Legally Hidden Envy

Thursday, February 09, 2012

Over at Slate is an article about a legal case in Florida which is receiving a huge amount of publicity, but for the wrong reason.

On Feb. 10, 2010, Palm Beach air-conditioning mogul John Goodman allegedly ran a stop sign. His Bentley convertible struck a Hyundai being driven by Scott Wilson, a 23-year-old civil engineer. Wilson's car landed in a nearby canal where the young man drowned. The near-billionaire then fled the scene. Police say Goodman had a blood alcohol content of 0.177, twice the legal limit. Not surprisingly, Goodman is being sued by Wilson's parents for a great deal of money. (He also faces criminal charges that could put him in jail for 30 years).
The article continues, mentioning that many of Goodman's assets, having been diverted into a trust fund for his children, cannot be touched by the jury -- although "West Palm Beach Judge Glenn Kelley ruled early in the Goodman civil lawsuit that the jury could not be told of the large trust's existence because it might encourage jurors to impose a larger verdict against Goodman, despite the fact that he, in theory, has no control over the trust." This is apparently because one of Goodman's adopted children is his lover, and Goodman's attorney set up the trust as a tax dodge.

The case has aroused an enormous amount of interest, not because Wilson's family may receive less of an award, but because Goodman's relationship is, in a strict legal sense, incestuous. It is, of course, ridiculous to use a legal technicality as a substitute for objective moral judgement, especially when it is clear that the legal definition of incest might need revisiting.

What I find truly amazing is why such a setup is actually quite common. (It has similarly been used by homosexual couples who don't have recourse to marriage to establish a legal familial relationship.) Our society so reflexively condones confiscatory taxation that some people are left with the ridiculous choice between having their property taken by the state -- or making some screwball arrangement like this.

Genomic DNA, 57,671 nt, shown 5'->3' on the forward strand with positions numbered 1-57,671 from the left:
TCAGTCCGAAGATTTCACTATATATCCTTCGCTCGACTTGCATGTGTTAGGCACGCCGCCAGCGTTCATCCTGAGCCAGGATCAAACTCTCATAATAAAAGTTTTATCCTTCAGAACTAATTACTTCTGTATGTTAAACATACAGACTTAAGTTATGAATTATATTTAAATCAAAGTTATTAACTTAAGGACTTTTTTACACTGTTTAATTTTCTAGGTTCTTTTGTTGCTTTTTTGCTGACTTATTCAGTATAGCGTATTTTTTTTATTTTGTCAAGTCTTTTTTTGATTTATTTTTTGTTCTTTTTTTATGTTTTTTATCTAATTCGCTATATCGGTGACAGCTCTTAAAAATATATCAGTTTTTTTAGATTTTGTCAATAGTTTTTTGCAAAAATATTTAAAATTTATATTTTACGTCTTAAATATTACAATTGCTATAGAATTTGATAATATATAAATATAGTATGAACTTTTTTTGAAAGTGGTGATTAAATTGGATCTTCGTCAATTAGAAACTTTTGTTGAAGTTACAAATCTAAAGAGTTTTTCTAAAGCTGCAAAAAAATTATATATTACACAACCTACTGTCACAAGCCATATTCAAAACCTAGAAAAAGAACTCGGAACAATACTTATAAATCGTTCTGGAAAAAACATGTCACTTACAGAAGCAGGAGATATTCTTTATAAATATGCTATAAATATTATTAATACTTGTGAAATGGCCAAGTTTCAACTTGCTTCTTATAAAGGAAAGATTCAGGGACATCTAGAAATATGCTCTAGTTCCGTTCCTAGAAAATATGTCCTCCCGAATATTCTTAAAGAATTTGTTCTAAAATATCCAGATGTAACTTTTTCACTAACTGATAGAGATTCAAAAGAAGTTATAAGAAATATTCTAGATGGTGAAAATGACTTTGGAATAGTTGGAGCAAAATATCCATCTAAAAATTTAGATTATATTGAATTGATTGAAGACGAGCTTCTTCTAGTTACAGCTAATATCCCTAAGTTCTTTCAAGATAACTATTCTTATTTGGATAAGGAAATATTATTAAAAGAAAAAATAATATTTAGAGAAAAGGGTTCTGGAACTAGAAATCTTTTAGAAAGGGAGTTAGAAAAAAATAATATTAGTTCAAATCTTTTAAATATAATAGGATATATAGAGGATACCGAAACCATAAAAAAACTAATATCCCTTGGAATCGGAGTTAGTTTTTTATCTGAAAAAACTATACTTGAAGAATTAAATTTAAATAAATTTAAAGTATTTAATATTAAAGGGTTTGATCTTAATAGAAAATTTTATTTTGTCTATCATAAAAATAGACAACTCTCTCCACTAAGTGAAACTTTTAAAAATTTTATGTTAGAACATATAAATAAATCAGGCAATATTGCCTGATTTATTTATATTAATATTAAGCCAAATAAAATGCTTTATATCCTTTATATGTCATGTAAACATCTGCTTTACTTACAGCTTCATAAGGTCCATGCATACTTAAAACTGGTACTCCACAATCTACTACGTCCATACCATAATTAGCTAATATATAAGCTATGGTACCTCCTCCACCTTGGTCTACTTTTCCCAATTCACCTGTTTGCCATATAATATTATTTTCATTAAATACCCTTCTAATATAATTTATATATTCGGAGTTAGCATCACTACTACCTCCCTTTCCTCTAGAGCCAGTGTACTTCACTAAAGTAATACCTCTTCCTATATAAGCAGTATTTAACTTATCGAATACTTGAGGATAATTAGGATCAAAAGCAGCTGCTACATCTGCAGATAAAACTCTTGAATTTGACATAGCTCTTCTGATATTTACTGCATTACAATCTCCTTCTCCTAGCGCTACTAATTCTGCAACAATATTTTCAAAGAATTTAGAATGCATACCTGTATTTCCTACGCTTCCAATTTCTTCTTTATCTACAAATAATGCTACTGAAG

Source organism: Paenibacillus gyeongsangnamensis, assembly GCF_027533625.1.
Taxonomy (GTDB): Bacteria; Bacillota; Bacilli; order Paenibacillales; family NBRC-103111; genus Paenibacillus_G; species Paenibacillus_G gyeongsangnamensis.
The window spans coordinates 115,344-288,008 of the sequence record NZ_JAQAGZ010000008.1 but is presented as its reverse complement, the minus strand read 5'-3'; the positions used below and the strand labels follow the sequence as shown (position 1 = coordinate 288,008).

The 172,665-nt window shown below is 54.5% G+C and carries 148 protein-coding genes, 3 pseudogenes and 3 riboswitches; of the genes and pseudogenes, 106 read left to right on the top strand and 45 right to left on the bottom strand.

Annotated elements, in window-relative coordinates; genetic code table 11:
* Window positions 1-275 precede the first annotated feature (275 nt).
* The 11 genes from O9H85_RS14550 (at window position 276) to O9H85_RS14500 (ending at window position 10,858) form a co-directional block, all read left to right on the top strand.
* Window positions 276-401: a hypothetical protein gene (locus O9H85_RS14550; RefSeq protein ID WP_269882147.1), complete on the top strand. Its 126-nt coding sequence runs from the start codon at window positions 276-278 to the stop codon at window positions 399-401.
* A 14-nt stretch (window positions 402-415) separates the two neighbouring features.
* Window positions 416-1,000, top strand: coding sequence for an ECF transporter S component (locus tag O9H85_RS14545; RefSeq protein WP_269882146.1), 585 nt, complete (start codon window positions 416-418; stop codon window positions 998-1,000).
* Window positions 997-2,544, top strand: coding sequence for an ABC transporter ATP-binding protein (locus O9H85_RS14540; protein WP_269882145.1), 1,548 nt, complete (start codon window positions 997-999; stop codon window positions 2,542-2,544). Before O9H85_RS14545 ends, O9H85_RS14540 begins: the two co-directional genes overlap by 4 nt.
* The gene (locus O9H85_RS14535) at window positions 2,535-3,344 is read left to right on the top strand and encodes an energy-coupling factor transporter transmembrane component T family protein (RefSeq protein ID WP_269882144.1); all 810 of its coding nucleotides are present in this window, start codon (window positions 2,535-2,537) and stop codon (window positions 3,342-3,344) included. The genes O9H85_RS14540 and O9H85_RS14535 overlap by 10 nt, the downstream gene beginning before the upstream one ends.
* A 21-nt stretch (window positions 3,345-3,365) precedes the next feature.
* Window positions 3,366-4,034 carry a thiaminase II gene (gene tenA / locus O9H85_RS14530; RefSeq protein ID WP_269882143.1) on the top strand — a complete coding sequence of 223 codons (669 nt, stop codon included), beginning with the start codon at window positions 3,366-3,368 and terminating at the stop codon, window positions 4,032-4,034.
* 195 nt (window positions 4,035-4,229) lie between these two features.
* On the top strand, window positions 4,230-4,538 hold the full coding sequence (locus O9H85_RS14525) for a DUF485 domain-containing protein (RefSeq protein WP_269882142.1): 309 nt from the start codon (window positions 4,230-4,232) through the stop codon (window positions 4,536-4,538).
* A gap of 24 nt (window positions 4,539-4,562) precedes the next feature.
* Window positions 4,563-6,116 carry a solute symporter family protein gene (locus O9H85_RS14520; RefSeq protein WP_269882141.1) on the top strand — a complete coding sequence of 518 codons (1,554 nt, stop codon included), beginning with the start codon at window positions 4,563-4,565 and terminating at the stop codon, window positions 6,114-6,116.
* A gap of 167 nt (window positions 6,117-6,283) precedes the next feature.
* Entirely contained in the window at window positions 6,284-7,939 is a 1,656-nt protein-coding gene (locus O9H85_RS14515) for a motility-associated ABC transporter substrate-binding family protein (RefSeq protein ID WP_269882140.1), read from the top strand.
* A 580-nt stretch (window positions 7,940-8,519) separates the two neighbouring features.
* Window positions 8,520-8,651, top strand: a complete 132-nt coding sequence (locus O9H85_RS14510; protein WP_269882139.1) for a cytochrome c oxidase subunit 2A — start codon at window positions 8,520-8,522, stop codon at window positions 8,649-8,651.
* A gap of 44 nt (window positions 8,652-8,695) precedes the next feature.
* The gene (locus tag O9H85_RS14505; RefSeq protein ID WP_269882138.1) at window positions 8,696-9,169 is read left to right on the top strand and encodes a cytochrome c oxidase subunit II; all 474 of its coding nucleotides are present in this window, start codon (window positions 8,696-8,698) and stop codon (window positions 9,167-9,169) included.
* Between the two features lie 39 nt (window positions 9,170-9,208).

It is so clear that this is a tax dodge -- and that the "incest" here is only a legal technicality -- that I strongly suspect that much of the animus against Goodman -- at least for his "incest" -- is motivated, psychologically, by envy. Indeed, it is those who are casting the stones here who are using a legal loophole for nefarious purposes: to condemn a man for an evil of which he is innocent and to hide their true motivation from themselves.

-- CAV

P.S. I have not thought carefully about whether incest should actually be illegal.  That said, laws should definitely be in place against adults having sexual relationships with minors. Under such laws, incest that is not between consenting adults is already illegal.


 Today: Added a P.S.


Anonymous said...

Hi Gus,

There is a well-known trial attorney in Florida by the name of John Morgan (of Morgan & Morgan). He is the typical "ambulance chaser" type, but the amount of advertising he does dwarfs his competitors. Anyway, in the last few years he has shifted the style of his advertising to being strictly about business to more of an informal, personable style (because, I suspect, he intends to run for public office in the future). He tells jokes about his dogs, gives stories about his family history, etc. He also, from time to time, likes to play the "public servant" angle and offers free legal advice during his TV or radio ads.